Sunday, November 26, 2006

What's in it for you?

"I want to tell stories for those who can't do it themselves."

"I want to expose corruption and society's evils."

"I want to spend my life doing something exciting and different every day."

"I want to be a famous journalist."

The people who become rich and famous doing what they do define the image of their profession. After all, how do you know you want to do it unless you've heard of it before and seen what it can do? The names and faces we see in print and broadcast have shown us what it means to be a journalist and have probably given us some sense of why we want to do it.

But since way back when, many people have been reporting news and stories and at the end of the road, have never become rich or famous for it.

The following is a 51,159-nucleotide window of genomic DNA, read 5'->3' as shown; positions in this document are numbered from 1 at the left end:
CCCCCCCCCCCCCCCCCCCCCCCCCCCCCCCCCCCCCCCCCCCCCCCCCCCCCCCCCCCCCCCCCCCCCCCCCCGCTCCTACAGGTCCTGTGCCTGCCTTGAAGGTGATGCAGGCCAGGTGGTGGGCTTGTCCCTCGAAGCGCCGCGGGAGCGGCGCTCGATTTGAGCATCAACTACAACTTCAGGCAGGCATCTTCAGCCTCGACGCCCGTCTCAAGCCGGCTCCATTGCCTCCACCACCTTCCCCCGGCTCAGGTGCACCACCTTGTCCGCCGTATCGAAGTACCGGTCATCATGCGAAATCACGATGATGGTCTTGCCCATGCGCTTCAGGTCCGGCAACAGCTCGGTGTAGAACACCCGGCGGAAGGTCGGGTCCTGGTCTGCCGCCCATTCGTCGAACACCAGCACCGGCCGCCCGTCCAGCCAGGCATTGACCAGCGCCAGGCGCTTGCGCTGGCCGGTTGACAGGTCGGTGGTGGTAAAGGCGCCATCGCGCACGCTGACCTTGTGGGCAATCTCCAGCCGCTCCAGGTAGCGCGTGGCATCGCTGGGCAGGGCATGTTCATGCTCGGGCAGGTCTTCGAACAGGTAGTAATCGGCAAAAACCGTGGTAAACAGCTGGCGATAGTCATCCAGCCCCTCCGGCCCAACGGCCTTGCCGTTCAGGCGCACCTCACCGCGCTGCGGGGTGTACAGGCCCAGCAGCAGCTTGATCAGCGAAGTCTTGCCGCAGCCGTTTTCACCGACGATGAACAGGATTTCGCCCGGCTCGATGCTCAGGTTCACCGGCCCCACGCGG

Those are the journalists I admire so much: men and women who dutifully and excellently report the news day in and day out, never seeing their names in glitter, other than as a byline in the paper.

Moses Newson is probably even more "famous" than many other reporters would get to be since he covered civil rights during that era. The story is in the Washington Post called, "Story of their lives: For Reporters on the Civil Rights Beat, The Trick Was to Cover The News, Not Be It."

At first, my blog entry was going to question how "embedded" a reporter should get into the story, but then a different question came to mind:

Would you give your all to journalism even if you never got rich or famous for it?

There never were any big-time journalism awards for Moses Newson. He wrote his stories, kept a few.

Posted by AL


At Sunday, November 26, 2006, Anonymous TD said...

I think that people don't necessarily go into journalism for the money, because there is no guarantee. So for me, there is something about journalism that draws me in--beyond the potential for cash.


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